During training we are all vulnerable to racing to the outcome as quickly as possible. It takes discipline to manage this impulse and see that the longer route may represent the best investment for the learner and the future of this behaviour.
Short cuts are attractive; they reinforce our impulsiveness and they can fool us into believing that deep and lifelong learning has happened. Cheerleading a behaviour to happen faster, or for longer, can achieve the objective for now, but inadvertently it will have built the behaviour with critical scaffolding. When that scaffolding is removed, the behaviour collapses. What we thought we taught is not what was learned.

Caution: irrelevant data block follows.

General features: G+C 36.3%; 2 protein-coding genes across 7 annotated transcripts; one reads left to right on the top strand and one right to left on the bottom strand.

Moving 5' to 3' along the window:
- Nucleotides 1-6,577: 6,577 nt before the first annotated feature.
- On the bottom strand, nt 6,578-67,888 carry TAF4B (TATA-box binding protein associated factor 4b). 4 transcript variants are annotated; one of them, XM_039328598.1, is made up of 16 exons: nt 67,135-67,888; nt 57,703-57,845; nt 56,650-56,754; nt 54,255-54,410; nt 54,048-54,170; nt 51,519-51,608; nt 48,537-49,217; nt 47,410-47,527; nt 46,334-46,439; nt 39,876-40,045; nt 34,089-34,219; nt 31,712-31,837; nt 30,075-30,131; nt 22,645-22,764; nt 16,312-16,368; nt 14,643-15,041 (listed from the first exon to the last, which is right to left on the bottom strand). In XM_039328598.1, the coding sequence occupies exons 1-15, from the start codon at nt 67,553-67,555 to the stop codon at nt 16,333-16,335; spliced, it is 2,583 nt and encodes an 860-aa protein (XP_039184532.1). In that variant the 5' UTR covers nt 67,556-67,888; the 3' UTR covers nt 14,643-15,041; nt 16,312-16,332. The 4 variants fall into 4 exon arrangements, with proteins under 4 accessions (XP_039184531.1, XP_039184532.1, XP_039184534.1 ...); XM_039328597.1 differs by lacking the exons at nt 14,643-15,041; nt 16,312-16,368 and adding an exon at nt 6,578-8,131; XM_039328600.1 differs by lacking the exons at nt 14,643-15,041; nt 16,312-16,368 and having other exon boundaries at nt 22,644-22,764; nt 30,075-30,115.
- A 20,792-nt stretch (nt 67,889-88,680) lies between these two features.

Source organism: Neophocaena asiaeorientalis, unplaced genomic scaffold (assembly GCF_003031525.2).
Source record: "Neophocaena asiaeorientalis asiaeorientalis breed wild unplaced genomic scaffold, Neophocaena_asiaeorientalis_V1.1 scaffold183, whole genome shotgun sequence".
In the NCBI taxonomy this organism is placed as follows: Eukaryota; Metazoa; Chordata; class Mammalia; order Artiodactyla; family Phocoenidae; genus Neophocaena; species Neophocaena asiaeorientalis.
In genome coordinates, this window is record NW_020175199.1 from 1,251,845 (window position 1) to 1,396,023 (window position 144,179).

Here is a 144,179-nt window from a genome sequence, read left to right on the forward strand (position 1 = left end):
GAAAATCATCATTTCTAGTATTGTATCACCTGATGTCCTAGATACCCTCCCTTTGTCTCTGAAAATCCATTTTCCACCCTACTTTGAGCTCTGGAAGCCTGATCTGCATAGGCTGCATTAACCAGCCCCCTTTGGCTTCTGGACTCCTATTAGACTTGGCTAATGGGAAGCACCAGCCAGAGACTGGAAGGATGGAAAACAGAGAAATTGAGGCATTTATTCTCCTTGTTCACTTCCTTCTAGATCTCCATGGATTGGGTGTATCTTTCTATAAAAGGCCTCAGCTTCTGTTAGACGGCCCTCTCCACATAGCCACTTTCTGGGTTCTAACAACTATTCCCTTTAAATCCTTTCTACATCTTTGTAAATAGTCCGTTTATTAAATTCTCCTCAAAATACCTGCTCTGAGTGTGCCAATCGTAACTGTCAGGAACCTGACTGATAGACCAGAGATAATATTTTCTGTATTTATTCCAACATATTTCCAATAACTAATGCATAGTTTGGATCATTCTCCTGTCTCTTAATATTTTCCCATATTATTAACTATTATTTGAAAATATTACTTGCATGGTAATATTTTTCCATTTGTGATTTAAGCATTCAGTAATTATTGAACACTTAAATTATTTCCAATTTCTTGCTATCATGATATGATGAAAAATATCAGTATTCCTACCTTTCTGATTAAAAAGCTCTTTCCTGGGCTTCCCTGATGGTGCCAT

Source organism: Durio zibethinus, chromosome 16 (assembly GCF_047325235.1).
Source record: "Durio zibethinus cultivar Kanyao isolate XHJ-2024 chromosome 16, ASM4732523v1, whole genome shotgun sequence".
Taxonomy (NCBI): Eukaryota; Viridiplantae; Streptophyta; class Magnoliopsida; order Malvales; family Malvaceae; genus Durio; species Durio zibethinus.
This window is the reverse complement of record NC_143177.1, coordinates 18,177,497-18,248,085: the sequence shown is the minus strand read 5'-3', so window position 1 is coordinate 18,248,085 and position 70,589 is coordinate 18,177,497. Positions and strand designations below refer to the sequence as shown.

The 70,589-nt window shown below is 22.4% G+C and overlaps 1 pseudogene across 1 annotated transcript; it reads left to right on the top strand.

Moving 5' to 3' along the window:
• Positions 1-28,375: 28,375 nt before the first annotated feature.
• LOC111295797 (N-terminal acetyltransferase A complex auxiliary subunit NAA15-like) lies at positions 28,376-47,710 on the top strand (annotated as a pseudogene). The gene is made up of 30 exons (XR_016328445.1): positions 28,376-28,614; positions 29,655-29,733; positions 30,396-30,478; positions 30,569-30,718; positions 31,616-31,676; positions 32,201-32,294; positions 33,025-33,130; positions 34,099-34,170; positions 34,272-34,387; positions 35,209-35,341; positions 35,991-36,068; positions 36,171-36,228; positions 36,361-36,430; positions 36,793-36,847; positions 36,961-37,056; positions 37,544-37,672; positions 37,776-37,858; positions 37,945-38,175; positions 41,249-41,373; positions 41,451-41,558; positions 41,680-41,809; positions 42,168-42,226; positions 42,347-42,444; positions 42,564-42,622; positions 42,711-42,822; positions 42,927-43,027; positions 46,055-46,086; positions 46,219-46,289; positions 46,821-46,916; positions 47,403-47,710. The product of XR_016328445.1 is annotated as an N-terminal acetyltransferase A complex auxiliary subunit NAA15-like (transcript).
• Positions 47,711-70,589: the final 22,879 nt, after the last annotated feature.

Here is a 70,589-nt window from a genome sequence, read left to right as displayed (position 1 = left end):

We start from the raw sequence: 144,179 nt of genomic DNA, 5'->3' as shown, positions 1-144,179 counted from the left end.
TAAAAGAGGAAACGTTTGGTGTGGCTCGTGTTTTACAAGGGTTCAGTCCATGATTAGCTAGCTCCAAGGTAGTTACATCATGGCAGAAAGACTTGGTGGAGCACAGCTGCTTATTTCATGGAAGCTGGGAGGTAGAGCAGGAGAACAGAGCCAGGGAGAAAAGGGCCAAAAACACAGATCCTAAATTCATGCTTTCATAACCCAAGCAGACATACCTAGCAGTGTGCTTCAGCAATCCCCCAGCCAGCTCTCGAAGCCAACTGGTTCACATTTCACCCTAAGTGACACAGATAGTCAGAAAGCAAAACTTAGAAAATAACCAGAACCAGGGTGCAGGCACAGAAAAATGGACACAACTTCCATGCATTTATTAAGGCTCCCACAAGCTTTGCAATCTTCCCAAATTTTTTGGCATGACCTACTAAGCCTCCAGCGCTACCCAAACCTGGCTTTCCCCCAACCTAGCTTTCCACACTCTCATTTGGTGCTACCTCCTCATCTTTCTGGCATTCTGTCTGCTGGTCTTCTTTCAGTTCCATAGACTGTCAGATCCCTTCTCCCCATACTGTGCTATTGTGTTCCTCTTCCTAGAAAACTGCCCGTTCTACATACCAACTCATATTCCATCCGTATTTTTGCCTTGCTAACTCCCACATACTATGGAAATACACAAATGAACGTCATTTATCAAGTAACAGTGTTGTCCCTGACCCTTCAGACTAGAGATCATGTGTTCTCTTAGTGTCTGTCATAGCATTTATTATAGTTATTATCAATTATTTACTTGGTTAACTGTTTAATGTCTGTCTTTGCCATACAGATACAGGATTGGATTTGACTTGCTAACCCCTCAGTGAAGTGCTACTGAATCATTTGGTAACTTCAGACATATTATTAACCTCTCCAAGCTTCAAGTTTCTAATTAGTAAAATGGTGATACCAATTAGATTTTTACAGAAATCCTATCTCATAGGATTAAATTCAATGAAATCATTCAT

This presentation will look at the process that ensures the foundation skills and behaviours that we teach will be future-proofed and not just available for now. Avoiding prompts and supports that are not part of the future, and ensuring that learning is lifelong, can underpin all future behaviours solidly.